Our evidence-based educational module was deemed helpful by a majority of respondents. However, the fact that perceptions at PRE differed between participants who went on to read the module and answer the POST questions compared with those who did not outlines the need to identify and target individuals who may benefit from an educational module. It is possible that those who declined to read the module and answer to POST did not feel the need to learn, did not want to challenge their beliefs or simply did not have time. Importantly, it remains uncertain if changes in knowledge would translate into changes in behaviour30 and eventually, reduced injury risk. A recent randomised clinical trial did not report changes in injuries in runners receiving an online multifactorial prevention programme compared with a group who did not.31 Unfortunately, no follow-up on compliance to the educational programme or perception on usefulness was provided in that study, which limits the interpretation of their results and comparisons with the current study. Despite obtaining a relatively high rating for overall usefulness, the efficacy of our module in reducing injuries remains purely hypothetical and should be tested in a future trial.
The design and inclusion of the educational module represent a strength of the current study. Our rigorous process that involved feedback from HCPs, as well as runners without research knowledge, was essential in optimising internal and external validity.32 However, this study also has limitations. First, given that research on running footwear is constantly evolving, the module will need periodic updating when tested in future trials. Second, using online data collection may be subject to response bias. It is impossible to ascertain if respondents provided honest answers, including if they were indeed runners or HCPs. This is an intrinsic limitation of such a study design. Third, our sample may not be representative of the whole population of runners and HCPs. Many factors including sources and strategies for recruitment, language and level of education can have a significant influence on responses and the effects of an educational module. In addition, footwear perceptions and preferences have even been suggested to be country specific.33 Despite improving generalisability by providing the questionnaire in two languages, research is needed to help assess beliefs in multiple countries and languages to eventually adapt educational resources to different cultures. Fourth, differences in the perceptions of those who filled out PRE compared with those who completed both PRE and POST, and the fact that less than half of participants decided to fill out the POST questions, represent potential sources of bias and outline the need to correctly identify individuals who could benefit from an educational module. Fifth, the absence of a control group receiving no education precludes us from concluding that changes noted by exploratory analyses were indeed due to the module, since simply participating in an online survey study about footwear could have influenced responses. Finally, it is uncertain if the effects of the educational module would last through time, given that we only explored immediate changes in perceptions. Since respondents’ anonymity was prioritised, we were unable to follow-up at a later time.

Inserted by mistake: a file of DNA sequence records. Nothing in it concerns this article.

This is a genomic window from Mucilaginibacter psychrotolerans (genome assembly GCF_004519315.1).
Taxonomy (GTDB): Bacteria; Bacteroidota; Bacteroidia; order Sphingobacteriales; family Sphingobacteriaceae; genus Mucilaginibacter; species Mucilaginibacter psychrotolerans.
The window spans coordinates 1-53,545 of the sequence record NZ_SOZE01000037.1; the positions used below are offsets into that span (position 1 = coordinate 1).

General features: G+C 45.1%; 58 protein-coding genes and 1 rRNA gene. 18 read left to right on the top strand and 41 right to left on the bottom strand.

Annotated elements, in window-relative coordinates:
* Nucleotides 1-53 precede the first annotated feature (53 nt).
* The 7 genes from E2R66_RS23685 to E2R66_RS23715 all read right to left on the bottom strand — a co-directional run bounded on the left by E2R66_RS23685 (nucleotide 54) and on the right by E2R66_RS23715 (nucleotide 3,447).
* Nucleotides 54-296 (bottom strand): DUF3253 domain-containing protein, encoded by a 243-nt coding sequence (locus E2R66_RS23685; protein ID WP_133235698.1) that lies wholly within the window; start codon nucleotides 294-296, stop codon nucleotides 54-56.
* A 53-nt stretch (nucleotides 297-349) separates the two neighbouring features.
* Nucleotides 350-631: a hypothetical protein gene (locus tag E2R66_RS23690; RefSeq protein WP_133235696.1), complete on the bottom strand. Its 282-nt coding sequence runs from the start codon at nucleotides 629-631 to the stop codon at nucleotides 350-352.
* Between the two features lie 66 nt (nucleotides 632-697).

Results from this study suggest that runners commonly seek advice from footwear retailers, and rely mainly on comfort when selecting new footwear. Overall, runners generally perceived running shoes as more important in preventing injuries than did HCPs. Perceptions regarding the effects of specific footwear types, characteristics and selection strategy on biomechanics and injury risk were also different between HCPs and runners. An online evidence-based educational module was deemed useful by both subgroups. Further studies are needed to evaluate if such an educational module would affect behaviour and injury risk.
We would like to thank all runners, footwear retailers and healthcare professionals who gave their feedback on the survey and educational module and all those who participated in this study.
Twitter @mhunt_ubc, @JFEsculier
Contributors All authors contributed to the design of the study. GD, MH and JFE collected and analysed the data, and wrote the manuscript draft. All authors provided feedback and approved the final version.
Funding Salary support was provided by the Canadian Institutes for Health Research (JFE and MH), and the Michael Smith Foundation for Health Research (MH).
Competing interests JFE receives salary from The Running Clinic for teaching postgraduate continuing education to healthcare practitioners and providing lectures about running injury prevention to the public.
Patient consent for publication Not required.
Ethics approval This study was approved by the institutional research ethics committee: UBC Behavioural Research Ethics Board (H19-00239).
Provenance and peer review Not commissioned; externally peer reviewed.
Data availability statement Data are available in a public, open access repository, and are searchable from the homepage of the following website: circle.ubc.ca